This is the latest of Sandford’s series centered around Minnesota’s Bureau of Criminal Apprehension. While the majority of the series is based on the adventures of Lucas Davenport, self-made video entrepreneur, millionaire, and cop supreme with the Bureau, this novel’s hero is the straight-talking Virgil Flowers, an unmarried 30s-something friend and co-worker of Davenport’s whose cowboy boots and long hair makes him look like a redneck but whose finely-tuned intellect and keen cop sense keep rising to the surface to help him catch the bad guys.
In Storm Front, however, it’s not obvious who the bad guys are. An apparently priceless Israeli relic which could turn biblical history—and thus history—on its head, has been snatched from a dig site and smuggled into the US, to Minnesota in fact, where it is made available to the highest bidder. The thief is a highly-respected minister and professor of archaeology named Elijah Jones, who is weeks away from death from colon cancer. Flowers gets paired with a tough Israeli female investigator who appears more Mossad than archaeologist, to track down the thief and get the stone back to Israel. But he wasn’t counting on shootings, kidnappings, false identities, Hezbollah thugs, dangerous killers, and a curvaceous scam artist named Ma Noble to all converge on the scene and muddy the waters.
Sandford’s writing is delightfully humorous and irreverent in all the right places and his characters are colorful, even if his plot is rather silly. Storm Front was a quick and rather forgettable, but a fun one.
This newest collection of Englander’s short stories is mesmerizing, a fascinating mix that runs the gamut from humor to homicide, from pathos to the pathetic. Englander gives us a multifaceted view into the minds and hearts of a people which has been fighting for — and occasionally running from — its own identity for centuries.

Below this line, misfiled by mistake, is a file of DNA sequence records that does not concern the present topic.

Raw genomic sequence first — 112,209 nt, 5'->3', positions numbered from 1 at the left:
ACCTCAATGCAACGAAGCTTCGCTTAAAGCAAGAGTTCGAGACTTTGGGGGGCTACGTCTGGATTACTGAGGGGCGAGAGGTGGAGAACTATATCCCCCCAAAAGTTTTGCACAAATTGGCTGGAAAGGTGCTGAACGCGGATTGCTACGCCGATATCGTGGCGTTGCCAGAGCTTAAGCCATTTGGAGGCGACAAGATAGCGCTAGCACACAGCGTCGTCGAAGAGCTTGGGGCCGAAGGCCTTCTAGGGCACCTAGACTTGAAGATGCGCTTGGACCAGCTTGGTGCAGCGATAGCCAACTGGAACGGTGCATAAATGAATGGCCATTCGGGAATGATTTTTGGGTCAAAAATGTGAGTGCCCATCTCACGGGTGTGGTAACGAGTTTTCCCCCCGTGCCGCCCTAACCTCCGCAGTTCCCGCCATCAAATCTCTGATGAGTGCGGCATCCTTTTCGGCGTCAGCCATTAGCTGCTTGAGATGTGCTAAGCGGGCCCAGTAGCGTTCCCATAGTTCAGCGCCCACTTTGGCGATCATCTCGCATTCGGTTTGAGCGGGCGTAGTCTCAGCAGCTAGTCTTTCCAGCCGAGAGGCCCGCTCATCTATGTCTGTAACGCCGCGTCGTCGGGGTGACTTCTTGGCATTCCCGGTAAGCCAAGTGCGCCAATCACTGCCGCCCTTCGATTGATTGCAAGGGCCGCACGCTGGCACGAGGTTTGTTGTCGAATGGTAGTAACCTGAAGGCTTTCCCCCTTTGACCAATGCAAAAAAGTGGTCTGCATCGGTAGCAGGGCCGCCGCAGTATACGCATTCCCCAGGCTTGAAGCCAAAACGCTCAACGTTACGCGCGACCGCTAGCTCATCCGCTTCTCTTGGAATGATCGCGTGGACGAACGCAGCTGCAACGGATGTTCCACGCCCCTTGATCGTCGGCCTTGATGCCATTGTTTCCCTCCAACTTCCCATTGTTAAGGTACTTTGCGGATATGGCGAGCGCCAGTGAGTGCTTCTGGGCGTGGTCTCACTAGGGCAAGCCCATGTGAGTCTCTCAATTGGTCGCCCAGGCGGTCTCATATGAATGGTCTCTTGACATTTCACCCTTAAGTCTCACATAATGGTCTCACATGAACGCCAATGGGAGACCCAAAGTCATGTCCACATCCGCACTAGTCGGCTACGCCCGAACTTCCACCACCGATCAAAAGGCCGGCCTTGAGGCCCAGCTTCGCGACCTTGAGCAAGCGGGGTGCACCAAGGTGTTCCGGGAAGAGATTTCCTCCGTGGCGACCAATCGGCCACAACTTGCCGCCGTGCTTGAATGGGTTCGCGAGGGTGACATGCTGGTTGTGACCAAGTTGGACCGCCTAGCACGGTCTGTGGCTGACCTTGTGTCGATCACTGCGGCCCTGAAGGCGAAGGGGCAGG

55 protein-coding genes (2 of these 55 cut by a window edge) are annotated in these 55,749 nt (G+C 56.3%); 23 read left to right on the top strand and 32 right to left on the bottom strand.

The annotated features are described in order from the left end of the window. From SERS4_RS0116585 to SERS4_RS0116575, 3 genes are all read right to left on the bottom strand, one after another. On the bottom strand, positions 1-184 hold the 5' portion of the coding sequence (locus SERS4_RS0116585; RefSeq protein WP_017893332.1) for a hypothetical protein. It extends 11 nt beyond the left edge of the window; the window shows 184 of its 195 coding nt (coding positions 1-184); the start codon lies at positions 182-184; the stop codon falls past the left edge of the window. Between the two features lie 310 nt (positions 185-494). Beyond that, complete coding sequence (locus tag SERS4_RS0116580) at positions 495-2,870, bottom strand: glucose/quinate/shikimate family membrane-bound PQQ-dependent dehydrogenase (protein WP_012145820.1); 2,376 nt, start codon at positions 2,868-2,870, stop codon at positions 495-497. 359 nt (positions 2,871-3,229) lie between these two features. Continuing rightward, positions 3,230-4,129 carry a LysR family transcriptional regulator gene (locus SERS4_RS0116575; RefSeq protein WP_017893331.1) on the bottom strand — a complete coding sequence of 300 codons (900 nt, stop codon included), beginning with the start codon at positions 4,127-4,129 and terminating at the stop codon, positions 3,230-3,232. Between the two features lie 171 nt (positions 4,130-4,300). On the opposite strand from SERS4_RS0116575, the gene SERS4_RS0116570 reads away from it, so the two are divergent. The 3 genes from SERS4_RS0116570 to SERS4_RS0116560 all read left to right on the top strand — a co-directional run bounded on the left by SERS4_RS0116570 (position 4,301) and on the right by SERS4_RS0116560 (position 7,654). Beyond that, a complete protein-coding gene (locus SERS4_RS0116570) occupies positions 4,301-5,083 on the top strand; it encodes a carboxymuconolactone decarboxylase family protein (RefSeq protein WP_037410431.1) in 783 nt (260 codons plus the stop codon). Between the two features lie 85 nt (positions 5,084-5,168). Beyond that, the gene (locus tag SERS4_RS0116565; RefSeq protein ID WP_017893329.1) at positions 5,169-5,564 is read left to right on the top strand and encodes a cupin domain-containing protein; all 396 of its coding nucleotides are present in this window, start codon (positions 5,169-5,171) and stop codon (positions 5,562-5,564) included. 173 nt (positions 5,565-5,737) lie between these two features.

Some of these stories have the ring of an old Isaac Babel or Isaac Bashevis Singer story (“Sister Hills” and “Free Fruit for Young Widows”), while others smack of Woody Allen (“Camp Sundown” and the title story). All of them are designed to provoke the reader, as Englander’s tales of fear, guilt, anger, vengeance and mercy are meant to challenge our own moral compass. A gang of young American Jewish boys, inspired by tales of Masada, band together to battle the anti-Semite in their community and learn a lesson about violence, while a philosophy professor in Israel carries the corrosion of violence forever inside him. A prosperous Jew indulges in a moment of lust at a peep show, and learns more than he bargained for about who he is and where he came from. A camp for Jewish senior citizens turns into a nightmare parody of a concentration camp when lanyard-weaving campers suspect there is a former Nazi guard in their midst. And Englander includes an autobiographical piece about his search for his family’s history, which is both hysterically funny and a surprisingly poignant self-reflection which speaks to all of us.
One story I keenly felt, entitled “The Reader,” expresses Everyman’s fear of extinction, whether through cultural death or physical death. A once prominent author returns to the bookstore circuit after spending a decade on his last great novel, only to discover a very changed terrain and no audience. Englander’s personal nightmare or a commentary on the tragic decline of a reading public? Perhaps both.